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Intel Report: Rising military tension between Venezuela and Guyana over Essequibo territory

Map of Venezuela and Guyana

Date: 06/12/2023

Where: Guyana Essequibo - Venezuela - Guyana

Who’s involved:

Venezuelan President Nicolas Maduro, Guyana President Dr Mohamed Irfaan Ali, International Court of Justice (ICJ), Brazilian National Army

What happened?

  • On Sunday, 03/12/2023, Venezuelans voted in favor of claiming sovereignty over the oil-rich Essequibo region, long contended with Guyana, in a referendum. According to Venezuelan authorities, over 95% of the voters supported the claim. Yet, the transparency and credibility of the results is questionable.

  • The president of Venezuela's National Electoral Council (CNE) celebrated the massive popular support for the referendum due to a "historic turnout" that exceeded 10 million votes out of the approximately 20 million eligible voters. However, according to available data and photographs of empty polling stations posted by social media users, it is suspected that the actual referendum participation was remarkably low. Several opposition figures have said that the low turnout is a clear demonstration of the regime's failure, despite claims of success by the Maduro government.

  • In the referendum, Venezuelans were asked if they agreed with the creation of a new state in the Essequibo region, granting its population Venezuelan citizenship. However, the referendum was initially described as consultative, and no indication was given of how Maduro would implement the outcome of the vote.

  • On 05/12/2023, President Maduro ordered the “immediate” exploitation of oil, gas, and mines in the Essequibo region by granting operational licenses to the state-owned oil companies PDVSA and CVG. Moreover, Maduro announced the creation of a special military division focused on the disputed area called the Comprehensive Defense Operational Zone (Zodi). The President also told foreign oil companies in the disputed area that they have three months to withdraw their operations.

  • On the same occasion, the new official Venezuelan map was released, redrawn with the Essequibo as the 24th proclaimed state of Venezuela, which will immediately replace the former one and be included in all school books.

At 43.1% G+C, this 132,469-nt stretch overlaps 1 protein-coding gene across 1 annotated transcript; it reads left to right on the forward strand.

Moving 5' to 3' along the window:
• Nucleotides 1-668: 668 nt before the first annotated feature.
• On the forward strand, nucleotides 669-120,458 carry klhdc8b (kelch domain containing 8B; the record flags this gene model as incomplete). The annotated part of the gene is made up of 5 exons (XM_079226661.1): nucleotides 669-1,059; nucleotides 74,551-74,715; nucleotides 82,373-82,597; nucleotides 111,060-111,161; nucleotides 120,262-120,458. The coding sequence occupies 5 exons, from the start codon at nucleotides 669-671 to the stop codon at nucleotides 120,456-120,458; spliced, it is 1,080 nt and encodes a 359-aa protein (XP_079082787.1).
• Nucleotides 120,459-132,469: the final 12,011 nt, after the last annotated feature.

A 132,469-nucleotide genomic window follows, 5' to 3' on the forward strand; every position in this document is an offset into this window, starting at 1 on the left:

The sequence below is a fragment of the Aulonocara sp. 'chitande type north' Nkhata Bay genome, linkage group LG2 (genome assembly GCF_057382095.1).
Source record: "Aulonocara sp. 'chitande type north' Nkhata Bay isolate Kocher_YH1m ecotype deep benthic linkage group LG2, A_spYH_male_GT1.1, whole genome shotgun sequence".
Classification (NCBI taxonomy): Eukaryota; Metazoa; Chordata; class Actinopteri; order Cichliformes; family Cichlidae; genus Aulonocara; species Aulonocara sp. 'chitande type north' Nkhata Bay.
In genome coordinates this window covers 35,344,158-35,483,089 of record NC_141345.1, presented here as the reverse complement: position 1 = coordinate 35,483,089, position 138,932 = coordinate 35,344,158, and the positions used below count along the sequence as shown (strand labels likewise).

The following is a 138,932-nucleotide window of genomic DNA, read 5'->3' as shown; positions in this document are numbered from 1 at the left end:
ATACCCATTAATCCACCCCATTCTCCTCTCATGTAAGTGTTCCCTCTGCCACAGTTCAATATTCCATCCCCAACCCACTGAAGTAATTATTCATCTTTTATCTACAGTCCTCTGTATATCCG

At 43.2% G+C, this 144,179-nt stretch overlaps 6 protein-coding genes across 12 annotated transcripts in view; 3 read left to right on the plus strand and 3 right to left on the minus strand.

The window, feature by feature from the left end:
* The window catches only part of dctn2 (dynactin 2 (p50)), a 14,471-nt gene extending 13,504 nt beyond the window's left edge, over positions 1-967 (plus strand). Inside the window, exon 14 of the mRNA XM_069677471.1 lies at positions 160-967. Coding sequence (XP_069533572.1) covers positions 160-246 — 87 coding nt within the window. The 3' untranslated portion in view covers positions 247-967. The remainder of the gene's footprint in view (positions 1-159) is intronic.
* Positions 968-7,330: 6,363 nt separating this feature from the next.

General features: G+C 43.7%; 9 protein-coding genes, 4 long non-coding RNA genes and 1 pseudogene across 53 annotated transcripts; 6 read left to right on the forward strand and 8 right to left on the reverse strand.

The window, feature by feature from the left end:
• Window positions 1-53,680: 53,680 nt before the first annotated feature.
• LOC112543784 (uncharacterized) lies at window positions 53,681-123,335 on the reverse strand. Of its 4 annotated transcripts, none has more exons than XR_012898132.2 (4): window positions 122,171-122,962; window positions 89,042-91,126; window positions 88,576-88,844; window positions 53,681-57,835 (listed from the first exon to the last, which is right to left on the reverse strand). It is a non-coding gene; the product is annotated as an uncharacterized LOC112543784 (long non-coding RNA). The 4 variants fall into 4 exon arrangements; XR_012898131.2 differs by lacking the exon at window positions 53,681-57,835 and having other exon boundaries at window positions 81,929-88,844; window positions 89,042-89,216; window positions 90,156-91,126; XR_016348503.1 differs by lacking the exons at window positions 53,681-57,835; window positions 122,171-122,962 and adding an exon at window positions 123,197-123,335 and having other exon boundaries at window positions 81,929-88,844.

• Despite the initial skepticism about Maduro’s intention to invade Guyana’s territory, Guyana’s President Ali said on 05/11/2023 that the recent actions of Venezuelan authorities are posing an “immediate and direct threat to Guyana's territorial integrity, sovereignty, and political independence.” President Ali also announced a high alert for the Guyana Defense Forces (GDF) and contingency plans to deal with an escalation of the situation.

  • Guyana’s President said that the dispute would be reported to the UN Security Council. Despite the concern that the Venezuelan referendum served as a “pretext to annex” the Essequibo region, the Guyanese President stressed that the dispute would be resolved through international law, following the ruling of the International Court of Justice (ICJ), with the assistance of the international community. He also reassured foreign investors that Guyana remains a safe and democratic country for investment and business.

  • On 05/12/2023, Brazil reinforced its northern border with Guyana and moved armored vehicles and more troops to the city of Boa Vista. Earlier in the day, the Guyana Defence Force (GDF) released a statement announcing the strengthening of bilateral ties and cooperation, including on defense and strategic affairs, between Guyana and Brazil.


President Maduro's decision to hold a national referendum regarding the disputed area of Essequibo could be a political move to distract the population from domestic issues, foster national cohesion, and gain support. However, recent developments suggest that Maduro may be preparing to proceed with the military annexation of the Essequibo region. Several incentives and deterrents for military action can be identified.